Dina Wadia, the only daughter of Pakistan’s founder, Mohammad Ali Jinnah, has argued that her father had not left any will behind, and that he was a Khoja Shia and hence governed by Hindu Succession Law.
Khoja Shias are not governed by the law of Shariah, which says the property of a Muslim who dies without a will goes to his or her siblings. Wadia (90) had approached the Bombay High Court in 2007, claiming rights on her father’s bungalow in south Mumbai’s plush Malabar Hill area.
On Friday, a division bench of Chief Justice Swatanter Kumar and Justice J P Devdhar heard final arguments in Wadia’s petition, argued by senior counsel Fali Nariman. “Mohammad Ali Jinnah had not left any will, neither original nor a certified copy,” said Nariman.
Jinnah’s sister Fatema has claimed he had bequeathed his property to her through a will dated May 30, 1939, but that will was not probated (certified as official) either in the Bombay High Court or anywhere in Pakistan.
Nariman also argued that the Centre had wrongly declared the heritage property as Evacuee property under the Bombay Evacuee (Administration of Property) Act, 1949. “Jinnah died in September 1948, before the Evacuee Properties Act was enacted in India,” said Nariman.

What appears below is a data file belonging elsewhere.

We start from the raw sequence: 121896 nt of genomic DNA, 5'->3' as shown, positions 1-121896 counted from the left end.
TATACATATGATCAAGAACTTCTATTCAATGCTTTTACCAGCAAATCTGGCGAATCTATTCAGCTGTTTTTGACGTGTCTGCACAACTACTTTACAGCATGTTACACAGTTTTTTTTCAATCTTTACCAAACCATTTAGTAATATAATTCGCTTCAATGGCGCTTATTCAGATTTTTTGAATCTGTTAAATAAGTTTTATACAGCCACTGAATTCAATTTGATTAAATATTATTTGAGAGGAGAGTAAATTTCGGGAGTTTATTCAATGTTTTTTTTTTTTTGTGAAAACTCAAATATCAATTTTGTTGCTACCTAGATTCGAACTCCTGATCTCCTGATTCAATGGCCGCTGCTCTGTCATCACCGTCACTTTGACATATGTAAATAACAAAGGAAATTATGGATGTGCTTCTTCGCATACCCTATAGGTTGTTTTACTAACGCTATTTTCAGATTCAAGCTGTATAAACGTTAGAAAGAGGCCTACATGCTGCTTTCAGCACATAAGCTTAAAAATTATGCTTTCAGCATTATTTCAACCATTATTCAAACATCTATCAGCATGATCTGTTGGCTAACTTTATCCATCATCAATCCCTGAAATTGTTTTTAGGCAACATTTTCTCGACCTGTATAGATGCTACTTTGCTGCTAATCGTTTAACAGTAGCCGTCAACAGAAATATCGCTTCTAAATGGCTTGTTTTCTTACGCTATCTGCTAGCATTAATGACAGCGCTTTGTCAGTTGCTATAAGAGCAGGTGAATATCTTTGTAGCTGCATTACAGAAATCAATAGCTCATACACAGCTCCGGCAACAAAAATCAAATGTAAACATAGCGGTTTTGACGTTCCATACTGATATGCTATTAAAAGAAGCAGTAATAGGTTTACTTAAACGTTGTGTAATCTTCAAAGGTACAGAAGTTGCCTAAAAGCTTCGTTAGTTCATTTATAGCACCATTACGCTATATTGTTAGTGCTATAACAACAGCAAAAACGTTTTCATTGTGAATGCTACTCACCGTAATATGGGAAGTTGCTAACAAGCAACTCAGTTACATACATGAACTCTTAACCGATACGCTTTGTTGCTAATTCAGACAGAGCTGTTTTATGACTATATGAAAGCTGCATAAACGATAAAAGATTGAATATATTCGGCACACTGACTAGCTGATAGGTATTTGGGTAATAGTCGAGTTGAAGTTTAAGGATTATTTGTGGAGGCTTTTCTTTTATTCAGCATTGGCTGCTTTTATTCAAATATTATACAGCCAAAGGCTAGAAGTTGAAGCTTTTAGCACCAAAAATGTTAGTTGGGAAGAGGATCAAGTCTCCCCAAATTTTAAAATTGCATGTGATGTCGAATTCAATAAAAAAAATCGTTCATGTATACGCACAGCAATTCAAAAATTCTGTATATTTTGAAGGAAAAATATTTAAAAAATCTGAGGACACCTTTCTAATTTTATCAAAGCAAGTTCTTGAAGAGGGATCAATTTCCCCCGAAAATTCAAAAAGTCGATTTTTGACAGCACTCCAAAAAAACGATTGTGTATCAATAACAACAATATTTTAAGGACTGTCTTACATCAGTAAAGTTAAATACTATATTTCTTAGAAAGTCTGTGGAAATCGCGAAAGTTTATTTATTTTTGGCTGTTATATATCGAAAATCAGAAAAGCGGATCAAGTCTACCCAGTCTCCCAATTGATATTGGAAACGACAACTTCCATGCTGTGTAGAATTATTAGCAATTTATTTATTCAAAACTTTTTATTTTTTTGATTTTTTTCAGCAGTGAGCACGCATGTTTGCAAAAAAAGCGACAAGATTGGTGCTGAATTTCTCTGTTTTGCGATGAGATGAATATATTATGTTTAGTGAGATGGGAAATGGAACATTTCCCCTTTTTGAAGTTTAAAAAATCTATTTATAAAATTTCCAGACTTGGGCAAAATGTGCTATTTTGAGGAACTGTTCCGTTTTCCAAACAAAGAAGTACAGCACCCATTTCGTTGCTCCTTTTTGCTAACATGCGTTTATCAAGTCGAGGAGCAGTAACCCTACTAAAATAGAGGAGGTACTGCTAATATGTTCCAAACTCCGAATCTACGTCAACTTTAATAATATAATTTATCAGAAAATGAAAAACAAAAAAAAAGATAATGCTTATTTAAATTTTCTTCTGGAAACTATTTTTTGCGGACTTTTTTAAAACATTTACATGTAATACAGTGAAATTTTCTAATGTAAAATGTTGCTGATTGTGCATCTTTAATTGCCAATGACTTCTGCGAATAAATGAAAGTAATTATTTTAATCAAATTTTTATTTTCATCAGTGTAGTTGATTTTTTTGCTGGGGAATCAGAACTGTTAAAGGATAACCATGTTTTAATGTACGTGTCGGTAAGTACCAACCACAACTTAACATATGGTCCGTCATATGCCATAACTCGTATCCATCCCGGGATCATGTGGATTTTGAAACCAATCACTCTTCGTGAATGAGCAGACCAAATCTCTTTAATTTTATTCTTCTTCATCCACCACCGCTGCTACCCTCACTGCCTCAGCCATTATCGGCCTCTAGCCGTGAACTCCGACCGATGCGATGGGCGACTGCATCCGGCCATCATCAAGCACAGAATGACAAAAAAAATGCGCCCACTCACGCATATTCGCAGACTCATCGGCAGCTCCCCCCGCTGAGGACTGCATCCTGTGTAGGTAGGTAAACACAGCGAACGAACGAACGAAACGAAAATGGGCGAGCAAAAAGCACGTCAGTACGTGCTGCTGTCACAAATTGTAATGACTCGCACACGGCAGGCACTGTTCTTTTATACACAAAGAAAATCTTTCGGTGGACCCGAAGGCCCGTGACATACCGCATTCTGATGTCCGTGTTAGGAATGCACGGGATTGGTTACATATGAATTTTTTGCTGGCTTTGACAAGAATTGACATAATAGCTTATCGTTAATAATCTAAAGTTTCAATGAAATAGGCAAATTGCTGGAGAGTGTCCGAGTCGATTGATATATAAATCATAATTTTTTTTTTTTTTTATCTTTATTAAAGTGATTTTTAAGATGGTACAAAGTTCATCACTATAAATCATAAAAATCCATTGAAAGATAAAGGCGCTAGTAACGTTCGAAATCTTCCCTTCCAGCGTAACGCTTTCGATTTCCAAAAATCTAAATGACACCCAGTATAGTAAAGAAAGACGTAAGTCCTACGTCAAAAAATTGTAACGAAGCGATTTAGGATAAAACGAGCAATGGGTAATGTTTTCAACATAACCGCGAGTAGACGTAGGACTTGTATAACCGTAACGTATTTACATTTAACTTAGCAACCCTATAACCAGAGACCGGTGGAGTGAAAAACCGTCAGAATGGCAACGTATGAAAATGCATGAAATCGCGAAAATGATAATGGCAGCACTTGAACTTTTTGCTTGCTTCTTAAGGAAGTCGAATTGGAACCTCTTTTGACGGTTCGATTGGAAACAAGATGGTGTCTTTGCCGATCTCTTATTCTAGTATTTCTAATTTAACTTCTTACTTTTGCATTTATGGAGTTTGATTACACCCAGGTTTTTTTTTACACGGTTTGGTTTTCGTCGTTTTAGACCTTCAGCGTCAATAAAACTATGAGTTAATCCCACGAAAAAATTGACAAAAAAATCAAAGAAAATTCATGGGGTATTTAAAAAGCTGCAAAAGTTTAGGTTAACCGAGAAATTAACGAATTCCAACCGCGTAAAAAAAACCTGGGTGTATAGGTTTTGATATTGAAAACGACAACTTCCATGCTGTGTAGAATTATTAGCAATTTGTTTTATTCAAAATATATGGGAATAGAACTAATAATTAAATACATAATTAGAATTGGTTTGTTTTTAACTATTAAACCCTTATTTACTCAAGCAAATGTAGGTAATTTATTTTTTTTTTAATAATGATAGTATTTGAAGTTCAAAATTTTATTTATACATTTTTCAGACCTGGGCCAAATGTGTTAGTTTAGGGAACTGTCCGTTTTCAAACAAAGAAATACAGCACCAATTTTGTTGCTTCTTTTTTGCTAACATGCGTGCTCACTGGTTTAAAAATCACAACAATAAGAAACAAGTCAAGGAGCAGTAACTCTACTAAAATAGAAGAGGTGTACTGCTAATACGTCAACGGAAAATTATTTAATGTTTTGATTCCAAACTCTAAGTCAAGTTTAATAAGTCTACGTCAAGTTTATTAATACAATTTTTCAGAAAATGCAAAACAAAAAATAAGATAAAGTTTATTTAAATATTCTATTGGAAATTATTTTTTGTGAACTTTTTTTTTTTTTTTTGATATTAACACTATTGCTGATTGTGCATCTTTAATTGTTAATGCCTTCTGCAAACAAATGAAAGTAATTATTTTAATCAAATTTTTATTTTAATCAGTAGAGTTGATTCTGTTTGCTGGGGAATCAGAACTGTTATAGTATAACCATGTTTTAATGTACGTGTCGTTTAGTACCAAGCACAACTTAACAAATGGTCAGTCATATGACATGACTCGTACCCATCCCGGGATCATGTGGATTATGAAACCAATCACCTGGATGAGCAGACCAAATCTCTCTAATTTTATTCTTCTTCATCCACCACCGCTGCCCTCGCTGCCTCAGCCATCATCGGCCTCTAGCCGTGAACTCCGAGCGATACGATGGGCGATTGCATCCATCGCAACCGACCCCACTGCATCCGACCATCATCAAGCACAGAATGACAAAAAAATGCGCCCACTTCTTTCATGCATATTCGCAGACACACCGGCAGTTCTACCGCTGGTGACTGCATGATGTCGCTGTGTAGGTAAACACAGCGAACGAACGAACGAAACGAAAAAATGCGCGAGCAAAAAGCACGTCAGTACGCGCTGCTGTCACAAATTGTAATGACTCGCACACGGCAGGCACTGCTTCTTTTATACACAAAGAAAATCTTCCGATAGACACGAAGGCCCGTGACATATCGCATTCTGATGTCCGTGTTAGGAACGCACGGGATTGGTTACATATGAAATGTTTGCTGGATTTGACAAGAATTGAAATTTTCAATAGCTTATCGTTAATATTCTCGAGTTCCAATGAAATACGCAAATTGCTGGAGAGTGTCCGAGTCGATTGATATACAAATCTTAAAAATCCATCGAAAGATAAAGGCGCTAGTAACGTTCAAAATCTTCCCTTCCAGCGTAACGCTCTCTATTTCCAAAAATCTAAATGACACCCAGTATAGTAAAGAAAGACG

“So neither could he be declared an Evacuee nor his property declared Evacuee property.”
Wadia, mother of industrialist Nusli Wadia, has staked her claim to the 10,000-sq-metre property built by Jinnah in 1917. She alleged the Centre’s move to take over the property was illegal. She is now settled in the UK.
Several other nephews and nieces of Jinnah have also claimed their right to Jinnah House.
Mohammed Ibrahim, Jinnah’s grand-nephew has, along with his son Shakir Ibrahim, moved the HC claiming a share in the property under the provisions of Muslim law.